Hi Tina Rad Fem

Hi Tina Rad Fem,

It’s really great that you liked what I wrote enough to tweet it.

It would have been great as well if you’d attributed it to me and/or linked to this blog. Radical Feminists are a marginalised group, and we build community online by connecting up different blogs/social media that we may never find otherwise (apologies if you found it elsewhere unattributed!). I want this blog to be available as a resource for anyone who is concerned about porn culture and rape culture, and is feeling isolated in the mainstream or in funfeminism, but I can’t do it all by myself!

Any readers on Twitter who can retweet with a link?

Kind regards,

21 responses

  1. Hi! Thank you for bringing this to my attention. I will definetly attribute you next time. I have often linked to your blog on my facebook page Kvinnefronten (the womens front of norway) It was a friend of mine who wrote your quote to me on facebook in a discussion, I knew I had read something similar elsewhere, but did not make the connection. I apologize for that. I am a big fan of your blog and did not mean to take credit for what is not mine. I will retweet it with a link as soon as I get to my computer. Sincerely, Tina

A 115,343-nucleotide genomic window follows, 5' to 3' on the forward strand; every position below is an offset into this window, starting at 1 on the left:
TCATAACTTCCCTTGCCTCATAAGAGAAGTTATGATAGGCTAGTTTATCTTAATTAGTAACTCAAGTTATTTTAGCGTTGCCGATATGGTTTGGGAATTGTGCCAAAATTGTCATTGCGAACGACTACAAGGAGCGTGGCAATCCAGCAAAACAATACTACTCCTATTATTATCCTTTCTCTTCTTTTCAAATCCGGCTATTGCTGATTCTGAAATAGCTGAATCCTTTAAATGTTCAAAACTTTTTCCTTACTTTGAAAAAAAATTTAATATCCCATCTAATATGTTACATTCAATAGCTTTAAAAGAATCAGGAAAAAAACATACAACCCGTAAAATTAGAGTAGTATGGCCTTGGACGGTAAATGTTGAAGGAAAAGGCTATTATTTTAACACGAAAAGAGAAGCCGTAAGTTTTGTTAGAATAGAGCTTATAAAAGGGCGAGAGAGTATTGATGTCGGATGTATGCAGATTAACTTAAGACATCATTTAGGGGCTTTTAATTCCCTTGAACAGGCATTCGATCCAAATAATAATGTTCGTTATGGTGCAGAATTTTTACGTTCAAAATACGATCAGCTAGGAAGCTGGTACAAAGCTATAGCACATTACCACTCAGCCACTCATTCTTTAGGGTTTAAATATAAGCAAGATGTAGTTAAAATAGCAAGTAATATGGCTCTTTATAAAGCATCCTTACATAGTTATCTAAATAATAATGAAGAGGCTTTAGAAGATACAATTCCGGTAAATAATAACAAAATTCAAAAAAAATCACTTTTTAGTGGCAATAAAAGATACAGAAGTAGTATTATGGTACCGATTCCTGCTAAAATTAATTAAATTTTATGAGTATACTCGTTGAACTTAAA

2. Hi Tina,

    Thank you for such a lovely comment! I didn’t imagine there was anything ill-intentioned behind the tweet.

    It’s great that you are linking to the blog already (referrals from Facebook only show up on my dashboard as ‘Facebook’ so I never know who’s linking to me).

    Keeping up with what’s happening in other parts of the world can be difficult (even with Google translate), if you are involved in any anti-porn, or general radical feminist activism in Norway, it would be great to hear about it – if you are ever interested in doing a guest post for this blog please let me know (anti.p.london [at] hotmail.com).


  3. I have to say, I always look forward to reading your blog every day. You always have the best stuff on here. When I meet people online who are interested in feminism, I always point them here.